- 1 Description
- 2 Characteristics of video stream
- 3 Video formats
- 4 See also
The term "video" commonly refers to related types of carrier formats — which can either be digital (DVD, QuickTime, MPEG-4) or analog videotapes (VHS, Betamax). Video can be created with mechanical cameras (capture on celluloid film), video cameras (capture electric signal in PAL or NTSC formats) or digital cameras (commonly capture in digital MPEG-4 or DV formats). Quality of video essentially depends on the capturing method and storage used. The last type of video — digital television (DTV) has a higher quality and now the become a mass standard (See List of digital television deployments by country)
New next generation of video was appearing at the end of 20 Century is 3D-video — digital video really in three dimensions. Such type of video was appearing with first cameras that had realtime depth measurement. Six or eight such cameras can capture a 3D-video stream. Format of this type of video was fixed in MPEG-4 Part 16 Animation Framework eXtension (AFX).
Characteristics of video stream
Number of frames per second
Number of frames per second ( or frame rate): Can be from 6–8 frame/s for old mechanical cameras to 120 frame/s and more for new professional cameras. For PAL (Europe) and SECAM (France) standards it is 25 fps, for NTSC (North America) — 30 frame/s. Minimum number of frames for illusion of moving picture is about 10 frame/s.
Video can be Interlaced or progressive. Interlacing was originally conceived as a way to achieve good visual quality within the limitations of a narrow bandwidth. Every frame of interlaced video has 2 fields. One field contains only the odd-numbered lines (forming the odd field), and the next contains only even-numbered lines (forming the even field). NTSC, PAL and SECAM are interlaced formats. Interlacing commonly noted as i character near resolution (e.g. 576i50).
In progressive scan systems, each frame is complete (i.e. includes all scan lines). The result is a much higher perceived resolution.
A procedure known as deinterlacing can be used for converting an interlaced stream (analog, DVD, satellite) for progressive devices (TFT TV-sets, projectors, Plasma panels). Any deinterlacing inevitably decreases video quality.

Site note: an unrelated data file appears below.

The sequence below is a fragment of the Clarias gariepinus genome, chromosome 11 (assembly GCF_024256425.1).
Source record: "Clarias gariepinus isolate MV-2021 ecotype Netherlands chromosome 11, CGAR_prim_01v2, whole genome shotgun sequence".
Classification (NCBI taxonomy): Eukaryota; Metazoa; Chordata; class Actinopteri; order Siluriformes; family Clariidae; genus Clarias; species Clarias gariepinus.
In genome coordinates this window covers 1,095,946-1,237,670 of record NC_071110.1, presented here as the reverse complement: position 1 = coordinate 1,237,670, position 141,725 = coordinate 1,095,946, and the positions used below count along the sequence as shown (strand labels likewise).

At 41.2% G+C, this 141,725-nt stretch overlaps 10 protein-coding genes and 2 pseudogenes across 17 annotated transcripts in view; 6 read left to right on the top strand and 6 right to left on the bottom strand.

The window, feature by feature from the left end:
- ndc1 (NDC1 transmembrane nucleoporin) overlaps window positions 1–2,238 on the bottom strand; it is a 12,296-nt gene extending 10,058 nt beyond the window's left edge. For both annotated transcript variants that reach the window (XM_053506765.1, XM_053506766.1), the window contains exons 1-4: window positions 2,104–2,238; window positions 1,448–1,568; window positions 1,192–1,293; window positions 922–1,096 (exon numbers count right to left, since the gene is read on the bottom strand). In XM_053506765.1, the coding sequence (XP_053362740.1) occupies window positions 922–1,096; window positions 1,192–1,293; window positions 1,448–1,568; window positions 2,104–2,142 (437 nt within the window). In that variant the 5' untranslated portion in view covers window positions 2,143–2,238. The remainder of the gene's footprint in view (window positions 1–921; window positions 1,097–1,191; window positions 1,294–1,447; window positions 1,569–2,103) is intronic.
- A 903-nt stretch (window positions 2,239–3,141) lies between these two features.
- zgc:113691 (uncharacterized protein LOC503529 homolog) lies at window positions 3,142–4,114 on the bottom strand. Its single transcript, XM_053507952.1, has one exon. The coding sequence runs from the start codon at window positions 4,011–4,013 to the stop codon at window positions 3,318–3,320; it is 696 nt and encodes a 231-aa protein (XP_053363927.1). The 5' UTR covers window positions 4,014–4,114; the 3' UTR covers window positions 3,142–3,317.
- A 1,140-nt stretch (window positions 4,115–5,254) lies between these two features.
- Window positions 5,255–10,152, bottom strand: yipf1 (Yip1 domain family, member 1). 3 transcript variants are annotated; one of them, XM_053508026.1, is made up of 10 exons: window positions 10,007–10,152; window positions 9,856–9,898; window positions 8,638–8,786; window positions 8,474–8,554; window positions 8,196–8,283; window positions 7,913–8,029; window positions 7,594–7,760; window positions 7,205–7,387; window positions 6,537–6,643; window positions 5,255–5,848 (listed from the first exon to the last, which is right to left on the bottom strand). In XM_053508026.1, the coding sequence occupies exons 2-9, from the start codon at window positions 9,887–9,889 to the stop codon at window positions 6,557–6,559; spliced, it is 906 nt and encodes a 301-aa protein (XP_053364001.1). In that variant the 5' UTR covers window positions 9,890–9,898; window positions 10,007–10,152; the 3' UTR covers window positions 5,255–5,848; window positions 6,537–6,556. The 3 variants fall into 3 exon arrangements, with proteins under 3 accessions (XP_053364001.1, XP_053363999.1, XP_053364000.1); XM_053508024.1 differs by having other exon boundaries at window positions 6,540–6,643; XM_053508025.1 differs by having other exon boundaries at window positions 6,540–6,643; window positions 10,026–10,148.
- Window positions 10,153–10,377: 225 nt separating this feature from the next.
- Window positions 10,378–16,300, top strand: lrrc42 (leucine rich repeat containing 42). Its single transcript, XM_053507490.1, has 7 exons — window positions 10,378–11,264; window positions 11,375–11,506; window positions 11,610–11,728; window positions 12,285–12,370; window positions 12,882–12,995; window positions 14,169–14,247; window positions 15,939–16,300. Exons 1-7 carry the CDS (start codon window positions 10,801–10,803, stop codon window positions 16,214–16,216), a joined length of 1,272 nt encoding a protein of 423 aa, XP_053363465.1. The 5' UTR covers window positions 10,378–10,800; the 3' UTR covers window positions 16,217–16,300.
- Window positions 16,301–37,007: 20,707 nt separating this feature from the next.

The size of a video image is measured in pixels (for digital video) or lines (for analog video). Standard-definition television (SDTV) refer to 640×480i60 (NTSC) and 720×576i50 (PAL, SÉCAM) resolution. New High-definition television (HDTV) define resolutions up to 1920×1080i50.
Video resolution for 3D-video is measured in voxels (volume element, representing a value in three dimensional space). For example 512×512×512 voxels resolution now used for simple 3D-video, can be displayed even on PDA's.
Aspect ratio describes the squareness of video screens and video picture elements. The screen aspect ratio of a traditional television screen is 4:3, or 1.33:1. High definition televisions use an aspect of 16:9, or about 1.78:1. The aspect ratio of a full 35 mm film frame with soundtrack (also known as "Academy standard") is around 1.37:1.
Pixels on computer monitors are usually square, but pixels used in digital video have non-square aspect ratios, such as those used in the PAL and NTSC variants of the CCIR 601 digital video standard, and the corresponding anamorphic widescreen formats.
Color space and Bits per pixel
The number of distinct colours that can be represented by a pixel depends on the number of bits per pixel (bpp). A very common way to reduce the number of bits per pixel in digital video is chroma subsampling (for example 4:4:4, 4:2:2, 4:2:0).
Assume that you want to evaluate subjective video quality of a video processing system. To do this you should go through following steps:
- Choose the video sequences for testing (they are often named SRC).
- Choose the settings of the system that you want to evaluate (often named HRC).
- Choose a test method (how sequences are presented to experts and how their opinion is collected).
- Invite sufficient number of experts (not less than 15 are recommended).
- Carry out testing.
- Calculate the average marks for each HRC based on experts' opinion.
Many subjective video quality methods are described in ITU-T recommendation BT.500. One of standardized methods is DSIS — Double Stimulus Impairment Scale: a expert is presented with an unimpaired reference video, then with the same video impaired, and after that he/she is asked to vote on the second video using an impairment scale (scale from "impairments are imperceptible" to "impairments are very annoying").
Video compression method (for digital only)
Compression method (standard) used for video. Video data contains spatial and temporal redundancy. Similarities can thus be encoded by merely registering differences within a frame (spatial redundancy, named intraframe compression and very close to image compression) and/or between frames (temporal redundancy, named interframe compression use motion compensation and other techniques). Most common standards are MPEG-2 — used for DVD and Satellite television and MPEG-4 — used for home video.
Bitrate (for digital only)
Bitrate is a measure of video stream's "speed". It is quantified using the bit per second (bit/s) unit. A bigger bitrate allows better video quality. For example: 1 Mbit/s – VHS quality, 5 Mbit/s – DVD quality 10 Mbit/s – HDTV quality. Several types of bitrate strategies can be used. To maximize visual video quality variable bitrate (VBR) is used. On fast motion scenes it uses more bits, on slow motion - less, we can see constant quality. For video streaming with limited channels (e.g. videoconferencing) constant bitrate (CBR) is used.
|Video Display Standards||Video Connection Standards|
Analog Tape Formats (See Analog television)
Digital Tape Formats (See Digital video)
Optical Disc Storage Formats
Digital Encoding Formats
- Video format
- Video usage